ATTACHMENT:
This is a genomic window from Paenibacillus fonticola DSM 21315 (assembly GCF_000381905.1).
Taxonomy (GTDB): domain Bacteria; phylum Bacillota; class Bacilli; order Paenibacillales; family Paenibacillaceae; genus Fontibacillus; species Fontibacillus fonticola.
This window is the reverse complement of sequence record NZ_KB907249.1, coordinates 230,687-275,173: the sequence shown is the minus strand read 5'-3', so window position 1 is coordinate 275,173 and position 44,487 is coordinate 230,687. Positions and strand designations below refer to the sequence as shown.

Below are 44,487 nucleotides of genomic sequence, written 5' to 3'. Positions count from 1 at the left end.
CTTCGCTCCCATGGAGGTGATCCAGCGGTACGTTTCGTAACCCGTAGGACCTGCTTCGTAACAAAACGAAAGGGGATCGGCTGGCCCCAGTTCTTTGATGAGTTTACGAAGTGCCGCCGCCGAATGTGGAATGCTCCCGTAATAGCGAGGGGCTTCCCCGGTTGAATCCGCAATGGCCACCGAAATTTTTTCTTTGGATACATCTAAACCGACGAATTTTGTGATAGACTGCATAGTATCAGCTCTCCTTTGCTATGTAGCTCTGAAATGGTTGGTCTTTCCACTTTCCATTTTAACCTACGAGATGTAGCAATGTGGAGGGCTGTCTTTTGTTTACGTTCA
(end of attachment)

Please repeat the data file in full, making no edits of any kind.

This is a genomic window from Paenibacillus fonticola DSM 21315 (assembly GCF_000381905.1).
Taxonomy (GTDB): domain Bacteria; phylum Bacillota; class Bacilli; order Paenibacillales; family Paenibacillaceae; genus Fontibacillus; species Fontibacillus fonticola.
This window is the reverse complement of sequence record NZ_KB907249.1, coordinates 230,687-275,173: the sequence shown is the minus strand read 5'-3', so window position 1 is coordinate 275,173 and position 44,487 is coordinate 230,687. Positions and strand designations below refer to the sequence as shown.

Below are 44,487 nucleotides of genomic sequence, written 5' to 3'. Positions count from 1 at the left end.
CTTCGCTCCCATGGAGGTGATCCAGCGGTACGTTTCGTAACCCGTAGGACCTGCTTCGTAACAAAACGAAAGGGGATCGGCTGGCCCCAGTTCTTTGATGAGTTTACGAAGTGCCGCCGCCGAATGTGGAATGCTCCCGTAATAGCGAGGGGCTTCCCCGGTTGAATCCGCAATGGCCACCGAAATTTTTTCTTTGGATACATCTAAACCGACGAATTTTGTGATAGACTGCATAGTATCAGCTCTCCTTTGCTATGTAGCTCTGAAATGGTTGGTCTTTCCACTTTCCATTTTAACCTACGAGATGTAGCAATGTGGAGGGCTGTCTTTTGTTTACGTTCA